"CHARLESTON, W.Va. -- A federal judge has sided with Alpha Natural Resources in the company's effort to keep testimony about West Virginia University studies linking mountaintop removal to birth defects and cancer among coalfield residents out of a legal challenge to one of Alpha's new mining permits."
"Despite billions of dollars spent on nanotechnology research and development over the past decade, the human and environmental safety of nanomaterials remains unclear. As a result, a new nanomaterials safety research strategy is needed, and new governmental oversight is required to ensure the essential research is carried out, according to a report released [Wednesday] by the National Research Council (NRC)."
"Consumer safety inspectors at the Port of Houston have seized more toys deemed unsafe for children - largely because of choking hazards and lead paint - than almost any other consumer product imported to the United States, second only to fireworks."
"Mexico’s Laguna Region is famed as the country’s largest milk-producing area. But overexploitation of groundwater resources has combined with the effects of climate change to give the region a more dubious distinction. The remaining water supplies are contaminated with arsenic, and related rates of cancer are well above the national average."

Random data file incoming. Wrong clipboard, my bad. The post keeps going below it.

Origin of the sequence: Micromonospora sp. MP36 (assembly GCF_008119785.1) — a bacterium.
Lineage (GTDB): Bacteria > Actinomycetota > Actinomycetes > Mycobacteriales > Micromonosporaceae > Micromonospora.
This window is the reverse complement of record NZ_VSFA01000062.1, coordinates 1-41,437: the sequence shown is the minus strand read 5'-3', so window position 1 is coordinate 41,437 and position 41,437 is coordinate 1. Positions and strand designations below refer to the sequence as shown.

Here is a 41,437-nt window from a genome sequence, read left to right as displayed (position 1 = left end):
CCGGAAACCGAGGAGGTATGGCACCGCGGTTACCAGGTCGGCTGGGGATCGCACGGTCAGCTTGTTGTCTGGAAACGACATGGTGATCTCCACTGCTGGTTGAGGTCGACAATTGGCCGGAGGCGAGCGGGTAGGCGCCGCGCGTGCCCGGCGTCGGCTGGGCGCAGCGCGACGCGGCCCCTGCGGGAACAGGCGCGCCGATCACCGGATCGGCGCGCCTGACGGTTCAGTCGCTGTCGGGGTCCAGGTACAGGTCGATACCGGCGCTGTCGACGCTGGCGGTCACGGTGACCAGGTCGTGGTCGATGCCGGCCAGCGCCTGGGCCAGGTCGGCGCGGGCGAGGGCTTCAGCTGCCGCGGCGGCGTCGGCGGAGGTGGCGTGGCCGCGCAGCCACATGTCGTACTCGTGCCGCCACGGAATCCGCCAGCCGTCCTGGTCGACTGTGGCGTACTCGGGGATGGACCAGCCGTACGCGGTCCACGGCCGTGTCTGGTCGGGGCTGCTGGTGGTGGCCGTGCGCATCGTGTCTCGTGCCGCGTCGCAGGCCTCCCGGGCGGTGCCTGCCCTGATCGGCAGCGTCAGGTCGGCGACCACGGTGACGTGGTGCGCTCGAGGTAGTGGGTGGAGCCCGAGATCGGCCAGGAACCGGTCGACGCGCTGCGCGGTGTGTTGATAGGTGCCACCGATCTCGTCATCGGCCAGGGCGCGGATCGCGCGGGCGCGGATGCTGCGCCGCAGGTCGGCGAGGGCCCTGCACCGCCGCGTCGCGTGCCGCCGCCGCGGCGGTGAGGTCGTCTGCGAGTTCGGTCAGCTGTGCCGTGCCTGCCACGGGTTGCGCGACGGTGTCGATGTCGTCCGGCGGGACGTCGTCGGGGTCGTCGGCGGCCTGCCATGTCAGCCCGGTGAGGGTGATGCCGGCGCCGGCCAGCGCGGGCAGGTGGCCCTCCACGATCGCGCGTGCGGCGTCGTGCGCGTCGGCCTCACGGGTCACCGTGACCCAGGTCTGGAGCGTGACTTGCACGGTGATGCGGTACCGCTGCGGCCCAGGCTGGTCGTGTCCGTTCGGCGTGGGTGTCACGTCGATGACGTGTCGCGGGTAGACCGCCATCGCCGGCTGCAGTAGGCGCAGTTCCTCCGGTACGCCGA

"Kentucky's leaders should consider the health hazards of mining, moving and burning coal as they craft the state's energy policy, an environmental group said Tuesday.
The Kentucky Environmental Foundation, based in Berea, released a 44-page 'health-impact assessment' on coal and sent copies to Gov. Steve Beshear and the General Assembly.
"Children living near DuPont’s plant in West Virginia are exposed to much higher concentrations of an industrial chemical than their mothers, according to a newly published study."
The assessments, expected late January 2012, could have wide-ranging direct and indirect effects in realms such as toxic site cleanups, brownfield development, manufacturing processes, domestic food production and sales, and international trade of food and possibly other goods.
Author Cynthia Barnett explains water-use truths and fallacies, offers tips for investigating water projects proposed for your audience area, and reports how some of the country’s most progressive engineers and local governments are showing that it’s absolutely possible to live with far less water.